20 Subject Line Tips That Increase Opens 61.8%


Obviously, if your email subject doesn’t get opened, it’s all over. No clicks. No sales Nothing. But with the right one, you can get your readers to open and devour your emails.

So here are 20 raw tips for subject lines that get results.

1. Short is better

40% of emails are opened on mobile and will be cut off if they are too long. Aim for 50 characters or less.

Another reason shorter is better: it’s more eye-catching. Compare these two subject lines and ask yourself which would get your attention:

a) “Warning!”

b) “Warning, this early morning habit of yours may be causing a serious problem”

For the best of both worlds, keep this in mind: With most email programs, you can put “Notice!” in the subject line and use “This morning habit of yours could be causing a serious problem” as the first line of the email, which will be displayed as preview text. As always, give it a try.

2. Still don’t think shorter is better?

According to Contact Monkey, subject lines with 3 or more words are opened 15% less than those with 1-2 words.

3. Don’t be cute

Some email senders like to start their subjects with “fw:” because they believe it increases open rates. But according to Convince and Convert, it actually reduces opens by 17%. However, Contact Monkey also reports that the top five subject lines in their recent study included “Re:” This just goes to show you the importance of testing.

4. Create urgency

Subject lines that evoke a sense of urgency and exclusivity receive a 22% higher open rate, according to the Email Institute. Use terms like “today only” and “12-hour giveaway” to encourage readers to act now.

5. DO NOT use the word “newsletter”

A study by Adestra found that email subject lines containing the word “newsletter” received an 18.7% decrease in open rates. Because? Maybe because the recipients think it will take too long to read, or they can always read it later; which of course they rarely do.

6. Use the person’s name in the subject line

Yes, it’s an old school trick. And yes, for a while it didn’t seem to work as well as it used to. But these days, people get so much email that, once again, having that little bit of personalization can make all the difference. In fact, Adestra found that personalized subject lines were 22.2% more likely to be opened.

Just don’t do it every time or it will lose its effectiveness.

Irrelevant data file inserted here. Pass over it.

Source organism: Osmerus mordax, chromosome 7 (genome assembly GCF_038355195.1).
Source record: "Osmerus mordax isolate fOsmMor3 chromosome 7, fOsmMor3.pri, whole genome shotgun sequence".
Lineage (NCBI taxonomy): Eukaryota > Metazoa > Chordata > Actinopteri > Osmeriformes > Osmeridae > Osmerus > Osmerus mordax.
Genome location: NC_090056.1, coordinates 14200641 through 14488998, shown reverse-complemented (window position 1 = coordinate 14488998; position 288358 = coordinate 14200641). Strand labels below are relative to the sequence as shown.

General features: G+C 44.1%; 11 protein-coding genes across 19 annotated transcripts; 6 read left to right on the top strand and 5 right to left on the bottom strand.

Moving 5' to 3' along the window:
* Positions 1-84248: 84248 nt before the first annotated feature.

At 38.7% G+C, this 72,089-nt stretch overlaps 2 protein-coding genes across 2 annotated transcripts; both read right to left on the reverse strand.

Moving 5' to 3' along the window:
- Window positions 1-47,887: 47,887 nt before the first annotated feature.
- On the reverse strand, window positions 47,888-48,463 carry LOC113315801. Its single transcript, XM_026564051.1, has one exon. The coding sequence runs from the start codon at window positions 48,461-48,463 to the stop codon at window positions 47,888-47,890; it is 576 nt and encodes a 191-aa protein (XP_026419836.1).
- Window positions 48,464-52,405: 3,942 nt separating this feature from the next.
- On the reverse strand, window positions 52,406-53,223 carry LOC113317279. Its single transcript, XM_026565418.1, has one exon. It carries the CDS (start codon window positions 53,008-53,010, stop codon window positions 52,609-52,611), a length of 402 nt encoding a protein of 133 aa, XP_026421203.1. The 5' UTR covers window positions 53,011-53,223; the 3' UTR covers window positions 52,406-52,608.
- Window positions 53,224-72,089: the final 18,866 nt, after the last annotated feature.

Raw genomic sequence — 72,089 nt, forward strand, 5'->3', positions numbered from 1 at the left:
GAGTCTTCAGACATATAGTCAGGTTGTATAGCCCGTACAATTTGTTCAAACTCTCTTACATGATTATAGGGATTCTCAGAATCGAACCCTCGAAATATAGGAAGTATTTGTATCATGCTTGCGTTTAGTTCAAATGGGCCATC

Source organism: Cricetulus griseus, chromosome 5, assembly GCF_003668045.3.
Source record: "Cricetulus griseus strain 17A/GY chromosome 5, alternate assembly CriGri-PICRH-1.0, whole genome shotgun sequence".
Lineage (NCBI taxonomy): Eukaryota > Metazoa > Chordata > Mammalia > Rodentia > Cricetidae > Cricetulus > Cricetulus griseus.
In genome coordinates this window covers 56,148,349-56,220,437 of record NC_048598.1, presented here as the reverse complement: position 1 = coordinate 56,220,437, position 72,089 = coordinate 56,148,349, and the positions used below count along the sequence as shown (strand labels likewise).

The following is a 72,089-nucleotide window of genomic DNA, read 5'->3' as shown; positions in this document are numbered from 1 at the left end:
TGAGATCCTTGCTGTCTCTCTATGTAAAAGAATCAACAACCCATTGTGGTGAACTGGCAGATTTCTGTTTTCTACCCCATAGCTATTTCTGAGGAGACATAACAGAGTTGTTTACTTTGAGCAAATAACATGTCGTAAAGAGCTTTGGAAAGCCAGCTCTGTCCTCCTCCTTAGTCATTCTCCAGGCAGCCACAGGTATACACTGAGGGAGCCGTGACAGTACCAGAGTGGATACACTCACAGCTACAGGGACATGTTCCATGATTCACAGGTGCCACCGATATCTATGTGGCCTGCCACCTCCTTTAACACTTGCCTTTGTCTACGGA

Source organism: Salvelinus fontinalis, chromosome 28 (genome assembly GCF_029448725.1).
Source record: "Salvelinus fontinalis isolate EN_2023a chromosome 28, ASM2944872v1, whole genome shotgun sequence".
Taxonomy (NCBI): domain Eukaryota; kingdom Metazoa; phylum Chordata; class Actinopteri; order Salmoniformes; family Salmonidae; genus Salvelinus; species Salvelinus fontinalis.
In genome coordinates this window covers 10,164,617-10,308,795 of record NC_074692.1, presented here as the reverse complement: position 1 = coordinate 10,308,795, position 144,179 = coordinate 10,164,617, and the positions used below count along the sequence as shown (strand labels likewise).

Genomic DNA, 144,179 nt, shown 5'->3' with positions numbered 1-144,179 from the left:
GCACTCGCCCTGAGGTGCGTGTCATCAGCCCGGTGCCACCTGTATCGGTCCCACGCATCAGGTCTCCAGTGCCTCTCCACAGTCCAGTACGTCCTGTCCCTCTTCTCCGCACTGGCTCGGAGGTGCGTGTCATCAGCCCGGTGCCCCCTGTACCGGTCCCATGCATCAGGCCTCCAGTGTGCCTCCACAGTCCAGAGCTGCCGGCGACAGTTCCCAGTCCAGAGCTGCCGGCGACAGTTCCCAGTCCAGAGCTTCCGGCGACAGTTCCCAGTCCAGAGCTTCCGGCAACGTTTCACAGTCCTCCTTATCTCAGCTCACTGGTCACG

7. Words to avoid

Reduced “Meeting” opens by 7% according to Sidekick.

“Quick” opening reduced by 17%.

“You” opens 5% reduced.

8. Words to use

“Tomorrow openings were up 10% according to Sidekick.

“Free” increased opens by 10%.

9. Test to find the correct sender name

If the recipient doesn’t recognize the sender’s name or doesn’t have a positive association with the sender, the email likely won’t be opened. If your business name implies a “Your Best Body” perk, try submitting from that name as well as “Joe Smith Your Best Body” and your full name “Joe Smith.” See which one opens up the most and then follow it.

10. Never use “[email protected] as your sender name

It creates a terrible impression, looks anything but nice, and prevents recipients from adding you to their address book.

11. Use list segmentation

You don’t want to send news of your kids’ clothing sale to a guy who only bought men’s work shirts. Customize each person’s experience based on the action they took: which list they joined and which product they bought.

12. Who says you need a subject line?

According to Sidekick, emails without a subject were opened 8% more than those with a subject. But use this trick sparingly, if at all. And remember, the preview text will be visible, so get it right.

13. Make readers feel like they’re inside

The psychology of exclusivity is one of the main motivators. Give your subscribers a sense of belonging to your group, tribe, or inner circle.

In other words, make them feel special with themes like this:

· “An exclusive offer just for you”

· “My personal gift to you”

· “Members only, you’re invited!”

· “Private: For Dear Customers ONLY”.

14. 3 words to use

Using the words “Offer”, “Video” or “New” in subject lines increases open rates.

15. Don’t stick and switch

Any promises made in the subject line must be kept in the email. For example, don’t say “27 free ebooks” and then try to sell them 27 ebooks that “look like they’re free because they’ll make you a lot of money.”

I actually received this email and that’s why I unsubscribed.

16. Tell them what’s inside and do it right

Just joined your list for a free book? Then your subject could be “Your New eBook Inside!” Are you advertising a new service perfect for them? “John, this service is tailor-made for you.”

17. Use numbers

“Increase your traffic by 200%” is better than “How to increase your traffic”.

18. Use action verbs

Think of a subject line as a call to action – you want the language to inspire people to click on the email. By starting with an action verb, you have a much better chance of motivating them to click. For example, which of these makes you want to know more: “Warning: New Nissans are here” or “Drive a new Nissan today”?

19. The words “Daily” and “Weekly” increase opening rates

But the word “Monthly” hurts them, according to Adestra.

20. Oh yes…

The word that increased opens by 61.8% according to Adestra? Believe it or not, it’s the word “alert”. Again, don’t overuse it, but reserve it for those times when it really counts.

You got your readers to open your email with a great subject line, but now what? This is your first sentence. And your second, and your third. You’ve heard how the purpose of the first sentence of a sales letter is to get them to read the second, and the second is to get them to read the third. Treat your emails the same way, as every sentence counts.

Because it does.